The estimated Federal Government expenditure for the fourth quarter of 2018 stood at N1.82tn and was below the proportionate quarterly budget estimate of N2.37tn by 23.1 per cent and the level in the preceding quarter by 3.4 per cent.

“A breakdown of the total expenditure showed that the recurrent component accounted for 87.8 per cent, while capital and statutory transfers accounted for 5.9 and 6.3 per cent, respectively.

“A further breakdown of the recurrent expenditure showed that the non-debt component accounted for 53.8 per cent, while debt service payments were 46.2 per cent.”

The Minister of Finance, Mrs Zainab Ahmed, had last month while unveiling a Strategic Revenue Growth Initiative aimed at boosting the level of revenue generation, said the government was concerned about the inability of some of its agencies to meet their revenue target.

She admitted that it had become a challenge for the government to mobilise fiscal resources to deliver on its developmental objectives, adding that President Muhammadu Buhari had directed that revenue generation needed to be enhanced.

She said while oil revenue to oil Gross Domestic Product ratio stood at about 39 per cent, non-oil revenue to non-oil GDP was about 4.2 per cent.

The finance minister explained that the country’s VAT revenue to GDP stood at less than one per cent, noting that this was low when compared to the ECOWAS average of 3.4 per cent.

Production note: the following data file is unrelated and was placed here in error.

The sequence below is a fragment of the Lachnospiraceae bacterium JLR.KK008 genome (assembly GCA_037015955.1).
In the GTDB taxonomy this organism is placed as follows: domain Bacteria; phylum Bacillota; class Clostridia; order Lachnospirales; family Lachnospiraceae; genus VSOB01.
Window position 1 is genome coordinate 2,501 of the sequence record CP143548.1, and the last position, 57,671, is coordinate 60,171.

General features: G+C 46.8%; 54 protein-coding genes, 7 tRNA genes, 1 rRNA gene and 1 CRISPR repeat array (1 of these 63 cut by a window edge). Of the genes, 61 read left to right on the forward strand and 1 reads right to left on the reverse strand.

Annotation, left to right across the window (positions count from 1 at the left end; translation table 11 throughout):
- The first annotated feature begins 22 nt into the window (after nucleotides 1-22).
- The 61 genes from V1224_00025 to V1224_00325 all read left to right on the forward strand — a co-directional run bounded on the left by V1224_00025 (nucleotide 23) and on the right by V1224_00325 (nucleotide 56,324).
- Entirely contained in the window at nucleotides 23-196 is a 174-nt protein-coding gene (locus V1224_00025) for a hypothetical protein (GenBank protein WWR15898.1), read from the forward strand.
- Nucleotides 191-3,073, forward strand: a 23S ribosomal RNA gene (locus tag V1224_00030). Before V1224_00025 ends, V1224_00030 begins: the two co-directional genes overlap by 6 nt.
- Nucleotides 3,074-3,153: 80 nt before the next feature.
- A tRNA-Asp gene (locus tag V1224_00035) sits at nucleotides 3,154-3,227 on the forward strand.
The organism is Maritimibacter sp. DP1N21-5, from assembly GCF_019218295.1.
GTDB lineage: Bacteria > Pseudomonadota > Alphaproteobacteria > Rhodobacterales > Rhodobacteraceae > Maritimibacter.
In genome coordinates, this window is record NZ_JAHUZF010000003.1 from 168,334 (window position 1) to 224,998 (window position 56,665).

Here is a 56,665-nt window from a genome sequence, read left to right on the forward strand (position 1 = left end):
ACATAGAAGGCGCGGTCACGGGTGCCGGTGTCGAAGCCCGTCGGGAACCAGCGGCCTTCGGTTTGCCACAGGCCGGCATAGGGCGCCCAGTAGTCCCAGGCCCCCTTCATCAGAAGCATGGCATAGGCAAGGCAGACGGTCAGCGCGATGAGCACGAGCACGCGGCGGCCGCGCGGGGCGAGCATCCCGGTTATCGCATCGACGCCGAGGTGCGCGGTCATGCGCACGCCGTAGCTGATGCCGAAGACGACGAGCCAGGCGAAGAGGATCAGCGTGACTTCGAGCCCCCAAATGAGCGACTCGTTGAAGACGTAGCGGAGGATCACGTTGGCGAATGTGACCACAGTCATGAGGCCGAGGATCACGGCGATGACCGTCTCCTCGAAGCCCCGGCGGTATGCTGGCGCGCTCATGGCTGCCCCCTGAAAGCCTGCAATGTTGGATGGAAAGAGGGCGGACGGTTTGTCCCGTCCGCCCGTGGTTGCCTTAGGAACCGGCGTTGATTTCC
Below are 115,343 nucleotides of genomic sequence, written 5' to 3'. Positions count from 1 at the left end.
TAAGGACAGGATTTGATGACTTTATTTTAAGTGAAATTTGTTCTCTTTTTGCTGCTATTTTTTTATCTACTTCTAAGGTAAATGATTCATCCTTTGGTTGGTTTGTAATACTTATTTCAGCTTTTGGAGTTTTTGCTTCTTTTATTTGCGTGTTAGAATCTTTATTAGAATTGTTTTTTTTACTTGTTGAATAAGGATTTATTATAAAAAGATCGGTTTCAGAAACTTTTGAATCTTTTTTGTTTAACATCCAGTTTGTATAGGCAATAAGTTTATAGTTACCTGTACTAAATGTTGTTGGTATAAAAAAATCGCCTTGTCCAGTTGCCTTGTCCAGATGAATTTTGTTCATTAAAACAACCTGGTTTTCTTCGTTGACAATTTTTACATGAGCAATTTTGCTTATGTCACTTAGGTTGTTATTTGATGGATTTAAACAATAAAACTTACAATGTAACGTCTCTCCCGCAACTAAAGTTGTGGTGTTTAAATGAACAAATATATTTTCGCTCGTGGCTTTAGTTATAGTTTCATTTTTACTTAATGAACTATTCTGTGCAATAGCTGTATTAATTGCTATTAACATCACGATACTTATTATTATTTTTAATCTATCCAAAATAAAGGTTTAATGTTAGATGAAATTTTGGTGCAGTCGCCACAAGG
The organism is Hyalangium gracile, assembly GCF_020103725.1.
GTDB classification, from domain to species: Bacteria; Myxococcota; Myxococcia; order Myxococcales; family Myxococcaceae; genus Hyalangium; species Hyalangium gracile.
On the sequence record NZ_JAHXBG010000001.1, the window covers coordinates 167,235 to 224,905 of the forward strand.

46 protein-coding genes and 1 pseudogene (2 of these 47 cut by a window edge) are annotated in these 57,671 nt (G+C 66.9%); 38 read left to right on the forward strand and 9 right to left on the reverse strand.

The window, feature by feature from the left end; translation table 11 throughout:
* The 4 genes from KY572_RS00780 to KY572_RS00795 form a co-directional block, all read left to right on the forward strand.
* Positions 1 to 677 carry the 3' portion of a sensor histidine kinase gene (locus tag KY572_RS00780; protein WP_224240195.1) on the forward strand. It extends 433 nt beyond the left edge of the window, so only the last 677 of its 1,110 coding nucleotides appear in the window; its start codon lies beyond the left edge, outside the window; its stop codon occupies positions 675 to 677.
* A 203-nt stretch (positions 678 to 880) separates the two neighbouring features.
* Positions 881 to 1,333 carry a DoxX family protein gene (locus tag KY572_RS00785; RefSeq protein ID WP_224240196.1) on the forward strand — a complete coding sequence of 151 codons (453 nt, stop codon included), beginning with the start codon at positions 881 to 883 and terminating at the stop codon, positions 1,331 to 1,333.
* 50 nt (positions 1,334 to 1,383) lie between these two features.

In terms of excise revenue, she said at 4.1 per cent, revenue generated from excise duty in Nigeria was low compared to Ghana at 15.3 per cent and Kenya at 19.5 per cent.

She said, “Nigeria’s low revenue generation capabilities have been an enduring challenge to the past and present governments.

“Although we are celebrated as the country in Africa with the largest economy, translating this wealth into revenues remains a challenge.

“We have, therefore, faces difficulty in mobilising domestic funds necessary for human capital development and infrastructure that are both drivers of sustainable economic growth.

“Our current revenue to Gross Domestic Product ratio of about seven per cent is unsatisfactory and we are keen on exerting all efforts in turning this around.”

Ahmed said she had tasked the ministry of finance and its agencies to identify what could be done to turnaround the current revenue situation.

CEO/Founder Investors King Ltd, a foreign exchange research analyst, contributing author on New York-based Talk Markets and Investing.com, with over a decade experience in the global financial markets.

Economy

Electricity Consumers Get 611,231 Meters Under MAP Scheme

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Electricity Consumers Get 611,231 Meters Under MAP Scheme